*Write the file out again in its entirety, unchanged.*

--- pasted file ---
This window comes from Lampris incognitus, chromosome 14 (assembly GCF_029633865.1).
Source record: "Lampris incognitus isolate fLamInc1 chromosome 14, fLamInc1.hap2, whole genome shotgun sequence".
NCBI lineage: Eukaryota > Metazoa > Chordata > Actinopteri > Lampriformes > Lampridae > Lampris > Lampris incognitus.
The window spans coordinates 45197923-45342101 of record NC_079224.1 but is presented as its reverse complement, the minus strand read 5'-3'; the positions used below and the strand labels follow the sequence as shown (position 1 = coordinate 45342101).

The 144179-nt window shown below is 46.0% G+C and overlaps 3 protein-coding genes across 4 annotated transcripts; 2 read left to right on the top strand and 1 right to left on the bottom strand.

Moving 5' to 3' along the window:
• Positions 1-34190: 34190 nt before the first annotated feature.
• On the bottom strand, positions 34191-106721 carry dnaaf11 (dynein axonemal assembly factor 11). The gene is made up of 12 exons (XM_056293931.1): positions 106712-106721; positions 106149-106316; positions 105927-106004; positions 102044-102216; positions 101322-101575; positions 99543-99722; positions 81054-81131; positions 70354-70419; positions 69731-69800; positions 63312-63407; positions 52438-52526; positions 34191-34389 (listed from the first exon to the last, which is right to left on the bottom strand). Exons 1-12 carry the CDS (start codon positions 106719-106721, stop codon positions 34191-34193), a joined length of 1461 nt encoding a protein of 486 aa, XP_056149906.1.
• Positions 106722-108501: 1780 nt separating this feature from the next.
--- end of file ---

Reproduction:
This window comes from Lampris incognitus, chromosome 14 (assembly GCF_029633865.1).
Source record: "Lampris incognitus isolate fLamInc1 chromosome 14, fLamInc1.hap2, whole genome shotgun sequence".
NCBI lineage: Eukaryota > Metazoa > Chordata > Actinopteri > Lampriformes > Lampridae > Lampris > Lampris incognitus.
The window spans coordinates 45197923-45342101 of record NC_079224.1 but is presented as its reverse complement, the minus strand read 5'-3'; the positions used below and the strand labels follow the sequence as shown (position 1 = coordinate 45342101).

The 144179-nt window shown below is 46.0% G+C and overlaps 3 protein-coding genes across 4 annotated transcripts; 2 read left to right on the top strand and 1 right to left on the bottom strand.

Moving 5' to 3' along the window:
• Positions 1-34190: 34190 nt before the first annotated feature.
• On the bottom strand, positions 34191-106721 carry dnaaf11 (dynein axonemal assembly factor 11). The gene is made up of 12 exons (XM_056293931.1): positions 106712-106721; positions 106149-106316; positions 105927-106004; positions 102044-102216; positions 101322-101575; positions 99543-99722; positions 81054-81131; positions 70354-70419; positions 69731-69800; positions 63312-63407; positions 52438-52526; positions 34191-34389 (listed from the first exon to the last, which is right to left on the bottom strand). Exons 1-12 carry the CDS (start codon positions 106719-106721, stop codon positions 34191-34193), a joined length of 1461 nt encoding a protein of 486 aa, XP_056149906.1.
• Positions 106722-108501: 1780 nt separating this feature from the next.